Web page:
With such specific growing requirements needed, the Southern states of America has provided most of the United States’ insatiable peanut intake for decades. However, as droughts and heat waves become more frequent and harder hitting, whole peanut crops have been decimated. The future does not look bright for our favourite bar snack.
Yes, really. Our favourite guilty pleasure may soon be gone. In short, we are eating more than we produce (perhaps unsurprising).
In 2019, the world ate around 70,000 metric tons more cocoa than was physically produced. It’s estimated that number will keep climbing, with a 2 million metric ton deficit predicted for 2030!
Increased consumption aside, climate change is having a real impact in West Africa, where up to 70% of the world’s cocoa supply is grown. Rising temperatures and far less rain are taking a toll on production and there’s potential that eventually, it will be impossible to grow cocoa here.
Other factors are at play, too. Monocropping is common and this has led to soil degradation, thus leading to further risk of drought and harvest failure. Oh – there’s also a fungal disease known as ‘Frosty Pod Rot’ which has been eating away at cocoa pods and destroying entire harvests. It’s not good news.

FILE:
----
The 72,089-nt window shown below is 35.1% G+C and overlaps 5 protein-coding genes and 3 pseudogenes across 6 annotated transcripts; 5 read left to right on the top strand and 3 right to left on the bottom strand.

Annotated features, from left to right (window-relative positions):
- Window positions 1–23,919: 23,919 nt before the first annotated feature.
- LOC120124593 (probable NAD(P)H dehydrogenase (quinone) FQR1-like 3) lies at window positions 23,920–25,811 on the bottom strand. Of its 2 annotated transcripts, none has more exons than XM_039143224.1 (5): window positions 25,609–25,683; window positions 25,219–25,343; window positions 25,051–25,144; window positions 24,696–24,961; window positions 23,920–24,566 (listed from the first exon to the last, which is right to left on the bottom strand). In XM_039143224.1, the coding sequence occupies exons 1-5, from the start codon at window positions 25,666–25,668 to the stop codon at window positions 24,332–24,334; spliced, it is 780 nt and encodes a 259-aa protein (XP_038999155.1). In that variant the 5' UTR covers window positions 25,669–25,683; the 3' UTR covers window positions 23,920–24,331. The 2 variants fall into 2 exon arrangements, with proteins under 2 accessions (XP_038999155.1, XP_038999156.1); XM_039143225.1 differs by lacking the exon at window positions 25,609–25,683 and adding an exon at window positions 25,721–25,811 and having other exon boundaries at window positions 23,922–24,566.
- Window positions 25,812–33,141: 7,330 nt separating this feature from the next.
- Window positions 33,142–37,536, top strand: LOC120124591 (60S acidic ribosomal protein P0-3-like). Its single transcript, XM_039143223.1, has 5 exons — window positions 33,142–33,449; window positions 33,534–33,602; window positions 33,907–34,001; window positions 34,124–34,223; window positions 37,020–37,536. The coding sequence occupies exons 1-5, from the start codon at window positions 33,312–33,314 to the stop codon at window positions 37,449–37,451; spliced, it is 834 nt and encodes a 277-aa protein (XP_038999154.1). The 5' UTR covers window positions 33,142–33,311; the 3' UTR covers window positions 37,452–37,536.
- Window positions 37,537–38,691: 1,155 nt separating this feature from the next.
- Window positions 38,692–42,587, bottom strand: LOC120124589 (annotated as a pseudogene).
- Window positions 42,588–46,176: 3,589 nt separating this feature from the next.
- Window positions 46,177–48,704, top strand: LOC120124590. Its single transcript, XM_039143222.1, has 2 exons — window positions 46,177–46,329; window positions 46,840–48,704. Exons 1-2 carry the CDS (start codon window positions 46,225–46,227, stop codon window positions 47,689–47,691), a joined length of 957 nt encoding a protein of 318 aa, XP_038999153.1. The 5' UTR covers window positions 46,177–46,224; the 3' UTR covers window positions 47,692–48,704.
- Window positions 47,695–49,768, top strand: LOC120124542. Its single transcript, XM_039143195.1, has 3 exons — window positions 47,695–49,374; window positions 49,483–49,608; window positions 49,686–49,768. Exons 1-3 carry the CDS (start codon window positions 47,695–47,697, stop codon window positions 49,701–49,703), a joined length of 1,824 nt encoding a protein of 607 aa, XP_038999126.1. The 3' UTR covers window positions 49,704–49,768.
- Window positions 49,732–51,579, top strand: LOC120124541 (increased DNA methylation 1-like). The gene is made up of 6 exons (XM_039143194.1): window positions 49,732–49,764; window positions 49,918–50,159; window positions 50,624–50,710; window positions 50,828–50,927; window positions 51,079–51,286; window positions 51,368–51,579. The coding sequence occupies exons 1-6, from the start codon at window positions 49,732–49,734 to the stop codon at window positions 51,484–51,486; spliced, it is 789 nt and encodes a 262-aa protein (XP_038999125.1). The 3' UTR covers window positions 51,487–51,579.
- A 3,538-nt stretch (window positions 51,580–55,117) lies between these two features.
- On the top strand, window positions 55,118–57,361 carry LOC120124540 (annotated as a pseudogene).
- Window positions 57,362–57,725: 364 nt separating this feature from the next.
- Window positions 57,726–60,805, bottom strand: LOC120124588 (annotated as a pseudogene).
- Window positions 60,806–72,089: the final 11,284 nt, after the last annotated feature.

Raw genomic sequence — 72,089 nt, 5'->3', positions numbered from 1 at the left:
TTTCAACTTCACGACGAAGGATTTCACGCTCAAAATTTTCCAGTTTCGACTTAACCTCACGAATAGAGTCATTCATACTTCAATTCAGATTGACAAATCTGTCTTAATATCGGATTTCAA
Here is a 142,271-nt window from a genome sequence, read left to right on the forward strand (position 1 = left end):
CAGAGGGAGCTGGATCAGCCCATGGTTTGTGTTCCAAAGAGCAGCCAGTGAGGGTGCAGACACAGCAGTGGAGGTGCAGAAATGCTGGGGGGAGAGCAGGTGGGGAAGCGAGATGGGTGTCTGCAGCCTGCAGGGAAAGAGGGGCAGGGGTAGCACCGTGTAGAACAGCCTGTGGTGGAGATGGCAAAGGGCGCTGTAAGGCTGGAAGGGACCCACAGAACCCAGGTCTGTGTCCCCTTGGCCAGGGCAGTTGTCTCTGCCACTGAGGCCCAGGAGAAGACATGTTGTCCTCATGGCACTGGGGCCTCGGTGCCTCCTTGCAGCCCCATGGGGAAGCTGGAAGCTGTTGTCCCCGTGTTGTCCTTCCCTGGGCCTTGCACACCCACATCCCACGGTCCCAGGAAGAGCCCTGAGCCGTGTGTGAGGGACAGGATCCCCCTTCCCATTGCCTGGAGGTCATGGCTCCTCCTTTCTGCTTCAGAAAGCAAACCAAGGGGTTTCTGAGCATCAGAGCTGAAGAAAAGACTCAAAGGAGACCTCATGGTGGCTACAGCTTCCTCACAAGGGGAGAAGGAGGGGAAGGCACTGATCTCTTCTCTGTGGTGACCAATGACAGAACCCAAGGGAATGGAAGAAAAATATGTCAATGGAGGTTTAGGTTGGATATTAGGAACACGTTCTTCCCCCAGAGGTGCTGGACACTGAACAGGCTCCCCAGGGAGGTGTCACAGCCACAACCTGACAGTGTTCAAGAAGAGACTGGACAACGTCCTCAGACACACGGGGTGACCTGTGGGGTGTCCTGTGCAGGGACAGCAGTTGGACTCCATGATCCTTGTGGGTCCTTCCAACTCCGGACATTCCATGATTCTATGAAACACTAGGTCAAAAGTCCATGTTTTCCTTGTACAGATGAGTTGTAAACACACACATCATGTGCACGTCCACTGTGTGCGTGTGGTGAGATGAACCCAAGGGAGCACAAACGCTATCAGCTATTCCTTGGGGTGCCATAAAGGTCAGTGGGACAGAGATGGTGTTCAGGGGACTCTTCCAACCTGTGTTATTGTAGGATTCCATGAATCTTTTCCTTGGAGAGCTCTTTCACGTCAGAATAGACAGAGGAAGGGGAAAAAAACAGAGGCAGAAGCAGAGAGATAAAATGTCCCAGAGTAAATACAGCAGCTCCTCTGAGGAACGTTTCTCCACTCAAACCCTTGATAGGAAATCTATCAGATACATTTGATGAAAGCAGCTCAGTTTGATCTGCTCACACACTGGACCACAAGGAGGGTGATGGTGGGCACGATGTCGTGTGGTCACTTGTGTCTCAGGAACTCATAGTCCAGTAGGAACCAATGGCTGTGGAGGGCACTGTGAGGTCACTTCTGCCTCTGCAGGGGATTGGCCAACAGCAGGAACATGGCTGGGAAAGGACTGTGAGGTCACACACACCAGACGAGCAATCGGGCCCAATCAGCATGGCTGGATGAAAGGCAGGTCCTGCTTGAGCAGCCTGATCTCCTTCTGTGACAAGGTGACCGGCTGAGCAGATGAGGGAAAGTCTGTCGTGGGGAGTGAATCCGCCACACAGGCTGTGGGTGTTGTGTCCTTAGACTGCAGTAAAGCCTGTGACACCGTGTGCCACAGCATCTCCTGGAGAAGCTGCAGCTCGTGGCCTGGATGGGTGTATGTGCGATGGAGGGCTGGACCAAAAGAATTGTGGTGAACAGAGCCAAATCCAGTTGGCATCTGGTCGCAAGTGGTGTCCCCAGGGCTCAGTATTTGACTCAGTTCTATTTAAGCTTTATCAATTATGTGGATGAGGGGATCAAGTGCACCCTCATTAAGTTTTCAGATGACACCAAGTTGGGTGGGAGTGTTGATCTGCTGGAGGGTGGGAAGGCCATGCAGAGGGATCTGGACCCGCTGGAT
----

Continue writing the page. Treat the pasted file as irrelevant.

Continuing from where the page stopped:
Here are the statistics. To grow around one kilogram of avocados (about 4 medium-sized avocados), it takes 545 litres of water. That’s roughly how much water is used for 8 average showers across Europe and America.
Here’s the problem. California alone grows 5% of the world’s avocado supply and 80% of America’s stock. California is also in the middle of the worst drought in the past 1,200 years, thanks to climate change. With water scarce and very costly, many Californian farmers have no choice but to let their avocado fields die.
Of course, there are other options such as Mexico (grows 60% of the world’s avocado supply), Peru (13%) and chile (7%) but as climate change continues to accelerate and devastate, there are more problems on the horizon for the world’s favourite fatty fruit.
Speaking of favourite fruits, the banana is in serious trouble. On average, each person eats around 100 bananas a year (it’s definitely more for me!)
However, as we discussed in the introduction, we rely far too heavily on just one species – the Cavendish banana. This underpins the world export market for bananas (99% of exported bananas are Cavendish). Right now, the Cavendish variety is suffering from the very devastating, easily spread ‘Panama fungal disease’, leading some experts to worry that we may well see it extinct inside the next 20 years.